Diverse TV…really?

Screen-based content’s power of delivering new realities and perspectives to    unwitting audiences is undisputable.  Society has benefited from the diversity of people, their backgrounds, and experiences, shaping a cohesive collective which makes up the population of the UK.

Despite this, there are still concerns about the lack of representations of people who have disabilities on our screens in the mainstream context.  Paradoxically, none of the broadcasters and content producers are doing anything “wrong” either, they just need to go a bit further.

What do I mean by this?  Well, almost all TV dramas featuring a ‘disabled’ character make the disability its main narrative focus.  As with current affairs and the entertainment genres, it is rare to see a presenter with a disability presenting or fronting a programme which does not focus on a ‘disability’-related issue.  We don’t usually get a sense of the personality of that character or presenter, as they are usually labelled by virtue of how they are portrayed on screen or what they feature in.  Content producers now need to start incorporating these characters and presenters into mainstream programming.

This kind of approach applies to most of the other underrepresented groups of people on screen.  I’m just using ‘disability’ because I’ve just successfully made a film featuring me but without making a fuss about my so-called ‘disability.  By the way, I recognise that this article could be seen as being a paradox as it labours this very point and in turn could be seen to emphasise the ‘disability’ element.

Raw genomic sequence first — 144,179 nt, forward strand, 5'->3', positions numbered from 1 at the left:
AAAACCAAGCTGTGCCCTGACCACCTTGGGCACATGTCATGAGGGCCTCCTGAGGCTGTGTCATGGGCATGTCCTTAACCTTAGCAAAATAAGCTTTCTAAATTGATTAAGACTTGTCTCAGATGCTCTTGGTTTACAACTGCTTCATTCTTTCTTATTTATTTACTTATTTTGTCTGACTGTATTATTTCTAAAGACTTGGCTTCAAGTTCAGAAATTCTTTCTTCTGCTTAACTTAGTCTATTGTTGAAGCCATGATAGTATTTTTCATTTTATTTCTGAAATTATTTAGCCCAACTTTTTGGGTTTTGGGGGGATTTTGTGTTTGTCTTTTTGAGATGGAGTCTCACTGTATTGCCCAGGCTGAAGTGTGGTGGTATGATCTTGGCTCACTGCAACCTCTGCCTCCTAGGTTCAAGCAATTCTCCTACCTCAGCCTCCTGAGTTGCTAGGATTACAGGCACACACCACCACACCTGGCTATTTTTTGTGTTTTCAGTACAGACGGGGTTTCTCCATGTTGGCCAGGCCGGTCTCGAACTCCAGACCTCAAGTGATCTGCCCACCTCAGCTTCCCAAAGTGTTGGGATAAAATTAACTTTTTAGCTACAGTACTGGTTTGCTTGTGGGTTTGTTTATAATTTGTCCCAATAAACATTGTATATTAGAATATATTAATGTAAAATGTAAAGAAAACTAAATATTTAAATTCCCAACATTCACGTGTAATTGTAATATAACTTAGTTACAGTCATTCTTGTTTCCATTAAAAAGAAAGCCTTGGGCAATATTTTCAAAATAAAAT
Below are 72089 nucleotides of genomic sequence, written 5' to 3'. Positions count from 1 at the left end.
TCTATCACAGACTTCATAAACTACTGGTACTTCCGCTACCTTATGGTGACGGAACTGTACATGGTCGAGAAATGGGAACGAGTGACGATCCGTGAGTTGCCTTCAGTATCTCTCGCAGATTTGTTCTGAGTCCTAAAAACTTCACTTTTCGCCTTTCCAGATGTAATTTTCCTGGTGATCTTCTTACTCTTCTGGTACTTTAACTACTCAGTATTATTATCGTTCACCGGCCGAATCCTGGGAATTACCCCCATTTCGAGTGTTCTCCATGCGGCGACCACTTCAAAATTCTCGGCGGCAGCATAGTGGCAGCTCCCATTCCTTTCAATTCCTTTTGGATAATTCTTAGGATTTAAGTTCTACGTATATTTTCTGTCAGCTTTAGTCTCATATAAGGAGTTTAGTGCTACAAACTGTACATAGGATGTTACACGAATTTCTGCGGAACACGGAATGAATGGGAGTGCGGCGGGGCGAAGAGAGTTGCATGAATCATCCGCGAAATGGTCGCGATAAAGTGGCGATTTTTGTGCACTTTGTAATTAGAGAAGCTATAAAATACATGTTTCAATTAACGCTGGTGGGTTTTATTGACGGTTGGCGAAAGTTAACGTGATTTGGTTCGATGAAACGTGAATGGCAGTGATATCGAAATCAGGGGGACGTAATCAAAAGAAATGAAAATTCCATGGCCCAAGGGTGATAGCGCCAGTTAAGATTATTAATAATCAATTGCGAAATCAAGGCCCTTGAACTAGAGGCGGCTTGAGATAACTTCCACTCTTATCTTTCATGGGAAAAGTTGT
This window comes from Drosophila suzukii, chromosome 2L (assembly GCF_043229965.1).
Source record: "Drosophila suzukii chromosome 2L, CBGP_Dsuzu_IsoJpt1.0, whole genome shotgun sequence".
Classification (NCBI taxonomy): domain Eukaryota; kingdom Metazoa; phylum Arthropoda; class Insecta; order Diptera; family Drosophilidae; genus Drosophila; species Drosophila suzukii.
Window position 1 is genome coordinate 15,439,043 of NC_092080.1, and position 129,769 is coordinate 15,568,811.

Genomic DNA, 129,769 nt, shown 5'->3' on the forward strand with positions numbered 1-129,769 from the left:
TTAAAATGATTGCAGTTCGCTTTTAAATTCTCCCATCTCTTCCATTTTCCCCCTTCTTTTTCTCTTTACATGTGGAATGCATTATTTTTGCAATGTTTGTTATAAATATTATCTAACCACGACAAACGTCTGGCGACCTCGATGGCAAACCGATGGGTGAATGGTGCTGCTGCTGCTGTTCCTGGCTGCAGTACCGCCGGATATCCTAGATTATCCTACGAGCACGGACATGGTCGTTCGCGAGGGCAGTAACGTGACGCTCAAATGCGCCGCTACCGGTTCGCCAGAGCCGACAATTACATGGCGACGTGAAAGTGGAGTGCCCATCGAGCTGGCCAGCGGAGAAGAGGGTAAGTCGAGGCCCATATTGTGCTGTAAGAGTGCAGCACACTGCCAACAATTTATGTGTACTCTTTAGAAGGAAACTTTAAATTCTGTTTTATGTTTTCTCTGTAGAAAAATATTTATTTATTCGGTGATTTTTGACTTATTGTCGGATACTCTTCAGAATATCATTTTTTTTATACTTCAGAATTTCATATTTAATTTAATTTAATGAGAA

Nevertheless, we need to move away from tokenism in the representation of difference.  In a way, paradoxically, for it to work, we need to move on to representing the personalities rather than ‘the difference’ when portraying people labelled as ‘disabled’, ‘gay’, ‘black’, or whatever other labels we want to use.

We are moving forward though.  For example, channel four is now looking for new presenters to host 150 hours of their live coverage of the Paralympic games in 2012.  This is fantastic as it will increase the representation off those who have a “disability” on-screen.  However, the presenters will still be fronting content to do with “disability.”  I hope that these presenters will then move on to fronting more mainstream programmes.

When making custard, you need to mix the custard powder into a paste to slowly introduce to the milk constantly whilst stirring.  If one puts the powder into the milk straightaway, you will end up with lumpy milk.  To attain that full thick vanilla goodness, you need to mx the paste in carefully and at a constant rate.  The same applies to diversity on TV – the ‘mainstream’ needs to be constantly introduced to new concepts and cultures, but a tokenistic quick approach only emphasises the gap of ‘difference’



Comments are closed.

© James Rose